States Pass Laws Restricting How Teachers Can Discuss Racism
This blog post is written by AACTE consultant Jane West and is intended to provide updated information. The views expressed in this post do not necessarily reflect the views of AACTE.
States Placing Legal Limits on How Educators Can Address Race
On the heels of Rep. Virginia Foxx (R-NC), the top Republican on the House Education and Labor Committee, backing two bills aimed at blocking the teaching of critical race theory in K-12 schools—four states have now passed legislation that would limit how teachers can discuss racism and sexism, among other topics. The legislation, passed so far in Idaho, Iowa, Oklahoma, and Tennessee, bans teachers from introducing certain concepts, including that any individual is consciously or unconsciously racist or sexist because of their race or sex, and that anyone should feel discomfort or guilt because of their race or sex. A similar law also passed in Arkansas. In total, lawmakers in at least 15 states have introduced bills that seek to restrict how teachers can discuss racism, sexism, and other social issues.
In Arizona, a bill that would fine teachers $5,000 for promoting one side of a controversial issue just passed the House. Texas lawmakers are considering a bill that would ban schools from giving course credit for internships in social or public policy advocacy, as well as limit how teachers discuss controversial issues; this bill has passed the House. In Missouri, proposed legislation would ban the use of specific resources, including the 1619 Project , Learning for Justice Curriculum of the Southern Poverty Law Center, Black Lives Matter at School, Teaching for Change, and the Zinn Education Project.
Opponents—including many teachers—say they fear such legislation will stifle discussion of how racism and sexism have shaped the country’s history and continue to effect it by threatening educators with the possibility of legal action. Scholars of critical race theory have said that the laws mischaracterize the framework . Underscoring this political battle is the action of the University of North Carolina’s Board of Trustees who took the highly unusual step of failing to approve the recommendation of the department of journalism to grant tenure to Nikole Hannah-Jones, the Pulitzer Prize-winning writer for The New York Times Magazine who was integral to the 1619 Project.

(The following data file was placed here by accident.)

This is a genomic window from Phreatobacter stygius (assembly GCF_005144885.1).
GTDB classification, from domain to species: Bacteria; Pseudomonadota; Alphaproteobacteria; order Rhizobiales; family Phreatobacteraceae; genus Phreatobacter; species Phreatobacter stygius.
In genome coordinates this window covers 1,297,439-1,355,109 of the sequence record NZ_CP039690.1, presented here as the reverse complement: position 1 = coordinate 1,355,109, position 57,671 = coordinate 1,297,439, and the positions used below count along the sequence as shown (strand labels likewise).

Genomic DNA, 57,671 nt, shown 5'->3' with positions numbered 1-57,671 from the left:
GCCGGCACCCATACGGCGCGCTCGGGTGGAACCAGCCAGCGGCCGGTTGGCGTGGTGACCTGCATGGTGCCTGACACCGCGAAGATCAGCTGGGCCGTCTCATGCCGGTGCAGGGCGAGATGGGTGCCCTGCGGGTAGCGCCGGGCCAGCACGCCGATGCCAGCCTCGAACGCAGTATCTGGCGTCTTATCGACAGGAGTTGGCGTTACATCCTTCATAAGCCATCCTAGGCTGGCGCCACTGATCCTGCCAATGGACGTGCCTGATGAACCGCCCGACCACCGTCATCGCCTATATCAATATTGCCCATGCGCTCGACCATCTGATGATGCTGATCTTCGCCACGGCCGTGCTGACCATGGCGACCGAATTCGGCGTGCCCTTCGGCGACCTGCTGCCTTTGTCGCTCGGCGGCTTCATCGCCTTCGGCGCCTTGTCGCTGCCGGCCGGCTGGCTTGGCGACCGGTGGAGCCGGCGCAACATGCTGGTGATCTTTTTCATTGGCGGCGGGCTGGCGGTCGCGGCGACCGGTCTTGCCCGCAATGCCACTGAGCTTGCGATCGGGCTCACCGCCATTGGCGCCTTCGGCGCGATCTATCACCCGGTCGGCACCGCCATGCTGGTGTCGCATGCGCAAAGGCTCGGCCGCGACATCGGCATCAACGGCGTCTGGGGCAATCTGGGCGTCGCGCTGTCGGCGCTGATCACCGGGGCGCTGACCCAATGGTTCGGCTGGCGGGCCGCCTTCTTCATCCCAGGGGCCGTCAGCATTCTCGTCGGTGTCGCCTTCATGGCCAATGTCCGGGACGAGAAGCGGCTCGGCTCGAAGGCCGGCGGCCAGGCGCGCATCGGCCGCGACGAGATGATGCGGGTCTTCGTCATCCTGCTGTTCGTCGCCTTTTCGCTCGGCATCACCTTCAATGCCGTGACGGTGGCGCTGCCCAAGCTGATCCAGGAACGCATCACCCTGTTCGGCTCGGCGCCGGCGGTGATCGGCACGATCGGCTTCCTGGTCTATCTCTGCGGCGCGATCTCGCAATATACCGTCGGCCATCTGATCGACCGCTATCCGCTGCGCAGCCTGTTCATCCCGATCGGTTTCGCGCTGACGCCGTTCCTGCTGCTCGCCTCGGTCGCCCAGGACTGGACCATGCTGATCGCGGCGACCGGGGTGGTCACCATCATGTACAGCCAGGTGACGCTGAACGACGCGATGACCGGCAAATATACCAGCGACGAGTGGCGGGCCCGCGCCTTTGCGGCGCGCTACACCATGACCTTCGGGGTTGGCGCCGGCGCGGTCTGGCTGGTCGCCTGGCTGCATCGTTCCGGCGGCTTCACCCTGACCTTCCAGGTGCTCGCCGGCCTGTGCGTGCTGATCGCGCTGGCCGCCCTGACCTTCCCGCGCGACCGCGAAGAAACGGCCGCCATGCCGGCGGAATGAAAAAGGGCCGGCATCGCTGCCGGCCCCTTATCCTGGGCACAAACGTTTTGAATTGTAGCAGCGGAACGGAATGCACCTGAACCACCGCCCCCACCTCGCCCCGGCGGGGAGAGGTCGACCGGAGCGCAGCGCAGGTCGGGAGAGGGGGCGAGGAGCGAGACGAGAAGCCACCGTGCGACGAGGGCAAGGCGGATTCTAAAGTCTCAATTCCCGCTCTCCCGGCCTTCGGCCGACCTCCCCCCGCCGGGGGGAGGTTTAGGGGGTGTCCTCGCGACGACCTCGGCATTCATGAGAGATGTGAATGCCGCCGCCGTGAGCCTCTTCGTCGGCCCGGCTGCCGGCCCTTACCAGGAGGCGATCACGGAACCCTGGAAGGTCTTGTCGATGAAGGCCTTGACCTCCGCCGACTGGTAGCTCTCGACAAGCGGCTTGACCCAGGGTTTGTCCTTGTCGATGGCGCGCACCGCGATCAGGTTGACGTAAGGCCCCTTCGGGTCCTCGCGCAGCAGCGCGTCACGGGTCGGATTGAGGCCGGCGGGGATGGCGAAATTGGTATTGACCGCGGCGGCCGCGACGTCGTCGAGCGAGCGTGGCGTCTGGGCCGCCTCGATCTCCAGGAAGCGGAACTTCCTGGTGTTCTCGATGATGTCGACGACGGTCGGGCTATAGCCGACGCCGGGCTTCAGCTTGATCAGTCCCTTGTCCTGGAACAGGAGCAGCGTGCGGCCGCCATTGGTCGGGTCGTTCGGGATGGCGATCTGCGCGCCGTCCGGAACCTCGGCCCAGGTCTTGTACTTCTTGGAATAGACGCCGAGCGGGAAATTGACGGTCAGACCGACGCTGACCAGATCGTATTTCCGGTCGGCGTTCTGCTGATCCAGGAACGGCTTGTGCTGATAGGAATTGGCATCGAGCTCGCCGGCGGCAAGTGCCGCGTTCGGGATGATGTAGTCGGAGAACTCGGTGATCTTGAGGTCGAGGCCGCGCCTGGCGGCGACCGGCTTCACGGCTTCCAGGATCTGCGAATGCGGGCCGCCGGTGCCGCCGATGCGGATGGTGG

The legislation, all introduced by Republican lawmakers, uses similar language to an executive order former President Trump put in place to ban diversity training for federal workers. The order has since been rescinded by President Biden.
For an update on anti-critical race theory state legislations, visit the blog article, Lawmakers Continue to Politicize Teaching About Racism.
Professional Development Opportunity
The Council for Exceptional Children and the Council for Administrators of Special Education are sponsoring the annual Special Education Legislative Summit (SELS). The convening will be held virtually the week of July 19-23. It will feature town hall events with policy experts and Capitol Hill veterans, presentations by experts on key issues such as mental health and the shortage of special educators and opportunities to engage directly with your Congressional delegation.
This event is free and open to the public. You can register here.
New Resources for Educators
- Marc Tucker, senior fellow of the National Center on Education and the Economy examines how funds from the American Rescue Plan Act can reshape the education system in America.
- Education Week is out with a special report highlighting the need for change in teacher preparation programs as a result of remote learning. Teachers may now need a unique skillset that is not commonly addressed in many current teacher preparation programs.
- The 74 is taking an early look at how school districts plan to spend the American Rescue Plan Act dollars – early reporting suggests a lack of emphasis on learning recovery.
- The disability advocacy organization Understood is out with a new report examining how schooling changes, as a result of the COVID-19 pandemic, have led to behavioral concerns for many elementary school students.
- The Learning Policy Institute released a new blog article, as part of their series on Education and the Path to Equity, that looks at Brown v. Board of Education and the promise of federal policy.